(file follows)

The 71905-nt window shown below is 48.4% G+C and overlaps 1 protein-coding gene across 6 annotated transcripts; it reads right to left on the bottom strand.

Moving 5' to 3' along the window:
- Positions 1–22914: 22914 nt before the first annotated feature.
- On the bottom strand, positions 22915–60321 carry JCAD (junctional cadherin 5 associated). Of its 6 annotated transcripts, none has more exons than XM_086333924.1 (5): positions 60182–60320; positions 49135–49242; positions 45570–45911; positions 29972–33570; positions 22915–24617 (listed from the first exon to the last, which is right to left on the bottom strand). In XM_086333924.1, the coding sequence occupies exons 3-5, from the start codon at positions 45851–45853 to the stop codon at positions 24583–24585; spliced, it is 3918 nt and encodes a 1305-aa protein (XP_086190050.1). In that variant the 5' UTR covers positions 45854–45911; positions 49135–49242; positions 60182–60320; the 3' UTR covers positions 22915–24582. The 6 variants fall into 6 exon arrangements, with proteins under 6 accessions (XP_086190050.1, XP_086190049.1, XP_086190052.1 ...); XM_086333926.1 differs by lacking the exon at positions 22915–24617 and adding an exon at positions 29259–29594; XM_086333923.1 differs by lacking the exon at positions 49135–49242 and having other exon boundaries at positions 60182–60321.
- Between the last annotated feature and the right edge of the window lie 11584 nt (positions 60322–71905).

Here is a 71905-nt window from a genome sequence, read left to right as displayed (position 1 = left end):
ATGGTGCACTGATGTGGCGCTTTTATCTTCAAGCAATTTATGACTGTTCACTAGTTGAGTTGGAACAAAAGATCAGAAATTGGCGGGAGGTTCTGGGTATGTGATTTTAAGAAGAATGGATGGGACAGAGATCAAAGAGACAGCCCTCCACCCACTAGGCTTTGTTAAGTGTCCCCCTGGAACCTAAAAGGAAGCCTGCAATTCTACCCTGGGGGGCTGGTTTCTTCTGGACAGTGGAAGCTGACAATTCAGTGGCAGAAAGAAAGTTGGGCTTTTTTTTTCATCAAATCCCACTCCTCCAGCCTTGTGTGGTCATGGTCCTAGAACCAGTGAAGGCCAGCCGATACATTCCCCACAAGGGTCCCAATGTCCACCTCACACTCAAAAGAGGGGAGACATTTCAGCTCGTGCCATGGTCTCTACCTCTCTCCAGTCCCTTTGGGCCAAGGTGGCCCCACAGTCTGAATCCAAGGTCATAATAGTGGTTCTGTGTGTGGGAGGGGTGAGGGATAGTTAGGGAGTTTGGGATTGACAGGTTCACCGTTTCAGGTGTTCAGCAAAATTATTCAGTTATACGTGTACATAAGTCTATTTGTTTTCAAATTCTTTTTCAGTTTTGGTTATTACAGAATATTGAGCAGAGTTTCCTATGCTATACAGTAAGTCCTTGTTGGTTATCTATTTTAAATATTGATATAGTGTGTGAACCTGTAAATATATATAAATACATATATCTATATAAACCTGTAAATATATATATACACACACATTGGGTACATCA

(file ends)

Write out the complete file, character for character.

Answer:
The 71905-nt window shown below is 48.4% G+C and overlaps 1 protein-coding gene across 6 annotated transcripts; it reads right to left on the bottom strand.

Moving 5' to 3' along the window:
- Positions 1–22914: 22914 nt before the first annotated feature.
- On the bottom strand, positions 22915–60321 carry JCAD (junctional cadherin 5 associated). Of its 6 annotated transcripts, none has more exons than XM_086333924.1 (5): positions 60182–60320; positions 49135–49242; positions 45570–45911; positions 29972–33570; positions 22915–24617 (listed from the first exon to the last, which is right to left on the bottom strand). In XM_086333924.1, the coding sequence occupies exons 3-5, from the start codon at positions 45851–45853 to the stop codon at positions 24583–24585; spliced, it is 3918 nt and encodes a 1305-aa protein (XP_086190050.1). In that variant the 5' UTR covers positions 45854–45911; positions 49135–49242; positions 60182–60320; the 3' UTR covers positions 22915–24582. The 6 variants fall into 6 exon arrangements, with proteins under 6 accessions (XP_086190050.1, XP_086190049.1, XP_086190052.1 ...); XM_086333926.1 differs by lacking the exon at positions 22915–24617 and adding an exon at positions 29259–29594; XM_086333923.1 differs by lacking the exon at positions 49135–49242 and having other exon boundaries at positions 60182–60321.
- Between the last annotated feature and the right edge of the window lie 11584 nt (positions 60322–71905).

Here is a 71905-nt window from a genome sequence, read left to right as displayed (position 1 = left end):
ATGGTGCACTGATGTGGCGCTTTTATCTTCAAGCAATTTATGACTGTTCACTAGTTGAGTTGGAACAAAAGATCAGAAATTGGCGGGAGGTTCTGGGTATGTGATTTTAAGAAGAATGGATGGGACAGAGATCAAAGAGACAGCCCTCCACCCACTAGGCTTTGTTAAGTGTCCCCCTGGAACCTAAAAGGAAGCCTGCAATTCTACCCTGGGGGGCTGGTTTCTTCTGGACAGTGGAAGCTGACAATTCAGTGGCAGAAAGAAAGTTGGGCTTTTTTTTTCATCAAATCCCACTCCTCCAGCCTTGTGTGGTCATGGTCCTAGAACCAGTGAAGGCCAGCCGATACATTCCCCACAAGGGTCCCAATGTCCACCTCACACTCAAAAGAGGGGAGACATTTCAGCTCGTGCCATGGTCTCTACCTCTCTCCAGTCCCTTTGGGCCAAGGTGGCCCCACAGTCTGAATCCAAGGTCATAATAGTGGTTCTGTGTGTGGGAGGGGTGAGGGATAGTTAGGGAGTTTGGGATTGACAGGTTCACCGTTTCAGGTGTTCAGCAAAATTATTCAGTTATACGTGTACATAAGTCTATTTGTTTTCAAATTCTTTTTCAGTTTTGGTTATTACAGAATATTGAGCAGAGTTTCCTATGCTATACAGTAAGTCCTTGTTGGTTATCTATTTTAAATATTGATATAGTGTGTGAACCTGTAAATATATATAAATACATATATCTATATAAACCTGTAAATATATATATACACACACATTGGGTACATCA